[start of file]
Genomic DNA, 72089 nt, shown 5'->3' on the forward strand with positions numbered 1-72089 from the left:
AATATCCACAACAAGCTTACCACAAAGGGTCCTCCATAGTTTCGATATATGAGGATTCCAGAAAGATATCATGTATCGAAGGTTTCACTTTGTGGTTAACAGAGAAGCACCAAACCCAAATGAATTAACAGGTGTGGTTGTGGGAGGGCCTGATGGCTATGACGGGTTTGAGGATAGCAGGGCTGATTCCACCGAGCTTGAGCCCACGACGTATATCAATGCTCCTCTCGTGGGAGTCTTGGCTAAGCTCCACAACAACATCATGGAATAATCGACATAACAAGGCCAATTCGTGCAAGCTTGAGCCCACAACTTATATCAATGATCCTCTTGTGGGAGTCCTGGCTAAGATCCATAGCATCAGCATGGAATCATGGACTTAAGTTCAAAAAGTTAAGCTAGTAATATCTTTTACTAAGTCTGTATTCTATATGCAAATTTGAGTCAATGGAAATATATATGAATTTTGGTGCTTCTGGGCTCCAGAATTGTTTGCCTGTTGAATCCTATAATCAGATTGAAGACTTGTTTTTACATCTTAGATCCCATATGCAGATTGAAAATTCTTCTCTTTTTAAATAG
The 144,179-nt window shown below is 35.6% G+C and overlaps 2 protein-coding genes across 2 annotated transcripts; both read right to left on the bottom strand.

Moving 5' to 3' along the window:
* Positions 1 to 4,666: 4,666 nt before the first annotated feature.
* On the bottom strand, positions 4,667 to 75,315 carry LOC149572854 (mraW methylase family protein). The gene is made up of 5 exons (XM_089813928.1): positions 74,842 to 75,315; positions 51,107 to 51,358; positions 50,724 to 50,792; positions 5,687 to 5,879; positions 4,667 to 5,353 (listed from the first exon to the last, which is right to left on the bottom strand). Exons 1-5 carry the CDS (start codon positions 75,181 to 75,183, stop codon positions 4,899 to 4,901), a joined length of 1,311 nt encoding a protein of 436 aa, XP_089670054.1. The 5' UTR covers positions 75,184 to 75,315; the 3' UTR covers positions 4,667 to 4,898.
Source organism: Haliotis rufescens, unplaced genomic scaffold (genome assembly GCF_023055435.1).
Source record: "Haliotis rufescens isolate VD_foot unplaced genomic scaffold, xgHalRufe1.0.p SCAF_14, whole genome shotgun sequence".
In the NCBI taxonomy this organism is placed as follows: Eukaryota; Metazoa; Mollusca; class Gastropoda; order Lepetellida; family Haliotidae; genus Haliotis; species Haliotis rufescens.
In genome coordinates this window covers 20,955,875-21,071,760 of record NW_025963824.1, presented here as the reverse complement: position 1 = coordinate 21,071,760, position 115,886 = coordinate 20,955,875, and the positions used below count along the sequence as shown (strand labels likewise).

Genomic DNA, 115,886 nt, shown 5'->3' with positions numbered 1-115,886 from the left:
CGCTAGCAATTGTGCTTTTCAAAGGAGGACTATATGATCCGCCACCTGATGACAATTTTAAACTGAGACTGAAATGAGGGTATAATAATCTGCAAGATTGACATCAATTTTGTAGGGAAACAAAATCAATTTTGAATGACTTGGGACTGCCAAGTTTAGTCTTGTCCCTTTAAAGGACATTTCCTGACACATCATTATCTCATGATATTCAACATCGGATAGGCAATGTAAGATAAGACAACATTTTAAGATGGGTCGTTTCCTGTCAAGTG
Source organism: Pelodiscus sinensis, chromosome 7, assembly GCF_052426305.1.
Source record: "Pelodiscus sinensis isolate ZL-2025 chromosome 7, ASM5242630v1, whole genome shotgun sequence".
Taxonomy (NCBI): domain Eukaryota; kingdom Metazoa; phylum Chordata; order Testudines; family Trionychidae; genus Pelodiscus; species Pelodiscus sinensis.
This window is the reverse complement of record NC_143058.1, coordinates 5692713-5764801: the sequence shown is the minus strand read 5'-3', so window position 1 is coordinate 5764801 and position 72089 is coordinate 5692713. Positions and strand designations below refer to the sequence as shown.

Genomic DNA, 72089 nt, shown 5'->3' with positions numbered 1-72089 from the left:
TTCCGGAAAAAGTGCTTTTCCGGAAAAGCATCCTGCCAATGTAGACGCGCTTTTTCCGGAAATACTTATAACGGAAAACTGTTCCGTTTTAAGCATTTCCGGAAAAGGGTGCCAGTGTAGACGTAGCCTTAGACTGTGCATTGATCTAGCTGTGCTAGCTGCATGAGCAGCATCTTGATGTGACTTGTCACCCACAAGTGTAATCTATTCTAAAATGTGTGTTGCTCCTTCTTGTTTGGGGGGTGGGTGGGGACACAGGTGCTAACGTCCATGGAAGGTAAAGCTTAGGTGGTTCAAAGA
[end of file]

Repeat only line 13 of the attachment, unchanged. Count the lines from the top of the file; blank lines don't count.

Source organism: Pelodiscus sinensis, chromosome 7, assembly GCF_052426305.1.